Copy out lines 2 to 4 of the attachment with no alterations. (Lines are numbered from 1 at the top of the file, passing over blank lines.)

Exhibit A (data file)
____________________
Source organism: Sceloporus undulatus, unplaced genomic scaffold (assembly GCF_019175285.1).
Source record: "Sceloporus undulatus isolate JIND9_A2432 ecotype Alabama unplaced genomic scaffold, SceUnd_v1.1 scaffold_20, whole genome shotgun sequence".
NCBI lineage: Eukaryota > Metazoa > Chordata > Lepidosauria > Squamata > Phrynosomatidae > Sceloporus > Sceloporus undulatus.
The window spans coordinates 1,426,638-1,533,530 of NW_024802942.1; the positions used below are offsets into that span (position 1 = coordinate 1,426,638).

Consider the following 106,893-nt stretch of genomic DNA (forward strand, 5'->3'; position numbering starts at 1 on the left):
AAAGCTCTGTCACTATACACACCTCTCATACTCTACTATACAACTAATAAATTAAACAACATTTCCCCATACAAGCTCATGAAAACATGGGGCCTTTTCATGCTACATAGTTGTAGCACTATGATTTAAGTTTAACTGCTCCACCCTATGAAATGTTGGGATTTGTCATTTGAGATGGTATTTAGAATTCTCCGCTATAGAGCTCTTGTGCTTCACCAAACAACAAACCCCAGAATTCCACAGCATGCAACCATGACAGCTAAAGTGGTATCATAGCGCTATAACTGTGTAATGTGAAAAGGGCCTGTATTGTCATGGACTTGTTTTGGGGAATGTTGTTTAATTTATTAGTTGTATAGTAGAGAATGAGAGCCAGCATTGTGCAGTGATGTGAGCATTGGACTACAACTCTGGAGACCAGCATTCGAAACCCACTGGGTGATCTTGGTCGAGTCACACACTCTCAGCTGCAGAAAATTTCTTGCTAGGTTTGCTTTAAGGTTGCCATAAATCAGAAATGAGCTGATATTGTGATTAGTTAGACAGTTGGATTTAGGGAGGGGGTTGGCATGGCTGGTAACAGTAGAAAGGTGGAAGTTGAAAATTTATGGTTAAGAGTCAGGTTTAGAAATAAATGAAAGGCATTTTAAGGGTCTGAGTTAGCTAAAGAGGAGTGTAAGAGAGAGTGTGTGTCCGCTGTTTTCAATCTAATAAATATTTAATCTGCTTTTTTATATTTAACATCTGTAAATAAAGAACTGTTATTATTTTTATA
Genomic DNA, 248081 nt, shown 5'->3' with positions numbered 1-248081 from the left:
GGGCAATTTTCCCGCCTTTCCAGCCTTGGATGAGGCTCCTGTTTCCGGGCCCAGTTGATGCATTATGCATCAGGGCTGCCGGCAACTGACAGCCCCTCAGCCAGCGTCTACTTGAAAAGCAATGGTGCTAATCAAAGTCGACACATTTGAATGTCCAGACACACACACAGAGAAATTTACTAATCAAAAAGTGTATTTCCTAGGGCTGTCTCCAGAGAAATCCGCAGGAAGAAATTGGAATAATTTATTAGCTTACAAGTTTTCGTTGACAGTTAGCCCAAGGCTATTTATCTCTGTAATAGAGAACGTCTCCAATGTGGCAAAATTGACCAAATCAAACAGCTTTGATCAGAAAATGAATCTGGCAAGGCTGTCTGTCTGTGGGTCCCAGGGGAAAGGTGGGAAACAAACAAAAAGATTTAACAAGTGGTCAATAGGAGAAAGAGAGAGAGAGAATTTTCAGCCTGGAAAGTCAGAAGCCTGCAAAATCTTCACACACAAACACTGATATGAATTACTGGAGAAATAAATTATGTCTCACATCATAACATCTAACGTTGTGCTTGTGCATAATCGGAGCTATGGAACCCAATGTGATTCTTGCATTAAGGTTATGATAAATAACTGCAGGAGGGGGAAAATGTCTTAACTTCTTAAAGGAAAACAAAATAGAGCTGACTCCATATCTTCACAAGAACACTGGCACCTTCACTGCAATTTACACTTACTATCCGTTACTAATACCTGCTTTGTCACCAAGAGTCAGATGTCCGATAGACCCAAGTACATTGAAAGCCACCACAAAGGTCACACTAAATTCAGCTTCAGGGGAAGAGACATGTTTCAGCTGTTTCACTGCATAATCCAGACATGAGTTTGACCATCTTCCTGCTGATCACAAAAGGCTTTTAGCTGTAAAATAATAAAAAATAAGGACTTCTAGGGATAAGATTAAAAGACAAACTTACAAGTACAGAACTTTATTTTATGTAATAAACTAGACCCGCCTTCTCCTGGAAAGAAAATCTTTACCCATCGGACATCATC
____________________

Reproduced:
Source record: "Sceloporus undulatus isolate JIND9_A2432 ecotype Alabama unplaced genomic scaffold, SceUnd_v1.1 scaffold_20, whole genome shotgun sequence".
NCBI lineage: Eukaryota > Metazoa > Chordata > Lepidosauria > Squamata > Phrynosomatidae > Sceloporus > Sceloporus undulatus.
The window spans coordinates 1,426,638-1,533,530 of NW_024802942.1; the positions used below are offsets into that span (position 1 = coordinate 1,426,638).